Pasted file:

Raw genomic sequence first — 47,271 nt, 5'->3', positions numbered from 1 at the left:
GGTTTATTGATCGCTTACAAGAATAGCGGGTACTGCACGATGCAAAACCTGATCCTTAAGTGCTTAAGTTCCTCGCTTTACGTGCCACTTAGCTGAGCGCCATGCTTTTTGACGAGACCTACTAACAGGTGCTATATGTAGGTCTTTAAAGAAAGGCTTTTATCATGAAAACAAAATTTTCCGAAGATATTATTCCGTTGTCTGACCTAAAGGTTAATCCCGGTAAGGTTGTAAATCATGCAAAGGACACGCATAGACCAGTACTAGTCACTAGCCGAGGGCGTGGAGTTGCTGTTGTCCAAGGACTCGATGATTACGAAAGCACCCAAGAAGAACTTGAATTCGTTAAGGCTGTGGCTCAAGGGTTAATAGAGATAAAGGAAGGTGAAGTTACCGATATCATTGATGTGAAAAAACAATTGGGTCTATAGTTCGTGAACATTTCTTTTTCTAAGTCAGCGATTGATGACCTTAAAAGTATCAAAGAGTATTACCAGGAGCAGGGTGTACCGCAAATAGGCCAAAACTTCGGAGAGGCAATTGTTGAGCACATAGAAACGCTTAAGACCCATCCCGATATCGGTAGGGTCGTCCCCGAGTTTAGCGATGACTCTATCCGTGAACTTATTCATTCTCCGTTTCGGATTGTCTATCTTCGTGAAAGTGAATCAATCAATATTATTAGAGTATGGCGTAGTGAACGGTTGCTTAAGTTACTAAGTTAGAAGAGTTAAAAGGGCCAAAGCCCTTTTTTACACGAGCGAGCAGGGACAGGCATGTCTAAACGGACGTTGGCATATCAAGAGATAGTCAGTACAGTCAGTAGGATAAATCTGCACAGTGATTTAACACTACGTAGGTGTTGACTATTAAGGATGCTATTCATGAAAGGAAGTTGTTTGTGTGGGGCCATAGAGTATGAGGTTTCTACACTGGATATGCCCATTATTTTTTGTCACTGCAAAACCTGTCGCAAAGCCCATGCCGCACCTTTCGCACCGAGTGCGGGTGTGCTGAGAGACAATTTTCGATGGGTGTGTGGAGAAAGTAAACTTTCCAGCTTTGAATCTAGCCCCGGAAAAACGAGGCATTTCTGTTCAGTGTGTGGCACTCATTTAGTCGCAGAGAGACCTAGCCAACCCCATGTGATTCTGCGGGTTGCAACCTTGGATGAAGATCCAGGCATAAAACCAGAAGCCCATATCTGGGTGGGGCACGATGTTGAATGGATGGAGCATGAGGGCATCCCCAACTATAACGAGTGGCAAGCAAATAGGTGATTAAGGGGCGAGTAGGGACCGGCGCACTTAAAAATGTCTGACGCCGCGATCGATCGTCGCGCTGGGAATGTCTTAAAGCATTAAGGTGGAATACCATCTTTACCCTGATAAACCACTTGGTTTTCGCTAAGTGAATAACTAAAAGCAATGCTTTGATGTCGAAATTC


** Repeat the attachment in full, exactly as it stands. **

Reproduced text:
Raw genomic sequence first — 47,271 nt, 5'->3', positions numbered from 1 at the left:
GGTTTATTGATCGCTTACAAGAATAGCGGGTACTGCACGATGCAAAACCTGATCCTTAAGTGCTTAAGTTCCTCGCTTTACGTGCCACTTAGCTGAGCGCCATGCTTTTTGACGAGACCTACTAACAGGTGCTATATGTAGGTCTTTAAAGAAAGGCTTTTATCATGAAAACAAAATTTTCCGAAGATATTATTCCGTTGTCTGACCTAAAGGTTAATCCCGGTAAGGTTGTAAATCATGCAAAGGACACGCATAGACCAGTACTAGTCACTAGCCGAGGGCGTGGAGTTGCTGTTGTCCAAGGACTCGATGATTACGAAAGCACCCAAGAAGAACTTGAATTCGTTAAGGCTGTGGCTCAAGGGTTAATAGAGATAAAGGAAGGTGAAGTTACCGATATCATTGATGTGAAAAAACAATTGGGTCTATAGTTCGTGAACATTTCTTTTTCTAAGTCAGCGATTGATGACCTTAAAAGTATCAAAGAGTATTACCAGGAGCAGGGTGTACCGCAAATAGGCCAAAACTTCGGAGAGGCAATTGTTGAGCACATAGAAACGCTTAAGACCCATCCCGATATCGGTAGGGTCGTCCCCGAGTTTAGCGATGACTCTATCCGTGAACTTATTCATTCTCCGTTTCGGATTGTCTATCTTCGTGAAAGTGAATCAATCAATATTATTAGAGTATGGCGTAGTGAACGGTTGCTTAAGTTACTAAGTTAGAAGAGTTAAAAGGGCCAAAGCCCTTTTTTACACGAGCGAGCAGGGACAGGCATGTCTAAACGGACGTTGGCATATCAAGAGATAGTCAGTACAGTCAGTAGGATAAATCTGCACAGTGATTTAACACTACGTAGGTGTTGACTATTAAGGATGCTATTCATGAAAGGAAGTTGTTTGTGTGGGGCCATAGAGTATGAGGTTTCTACACTGGATATGCCCATTATTTTTTGTCACTGCAAAACCTGTCGCAAAGCCCATGCCGCACCTTTCGCACCGAGTGCGGGTGTGCTGAGAGACAATTTTCGATGGGTGTGTGGAGAAAGTAAACTTTCCAGCTTTGAATCTAGCCCCGGAAAAACGAGGCATTTCTGTTCAGTGTGTGGCACTCATTTAGTCGCAGAGAGACCTAGCCAACCCCATGTGATTCTGCGGGTTGCAACCTTGGATGAAGATCCAGGCATAAAACCAGAAGCCCATATCTGGGTGGGGCACGATGTTGAATGGATGGAGCATGAGGGCATCCCCAACTATAACGAGTGGCAAGCAAATAGGTGATTAAGGGGCGAGTAGGGACCGGCGCACTTAAAAATGTCTGACGCCGCGATCGATCGTCGCGCTGGGAATGTCTTAAAGCATTAAGGTGGAATACCATCTTTACCCTGATAAACCACTTGGTTTTCGCTAAGTGAATAACTAAAAGCAATGCTTTGATGTCGAAATTC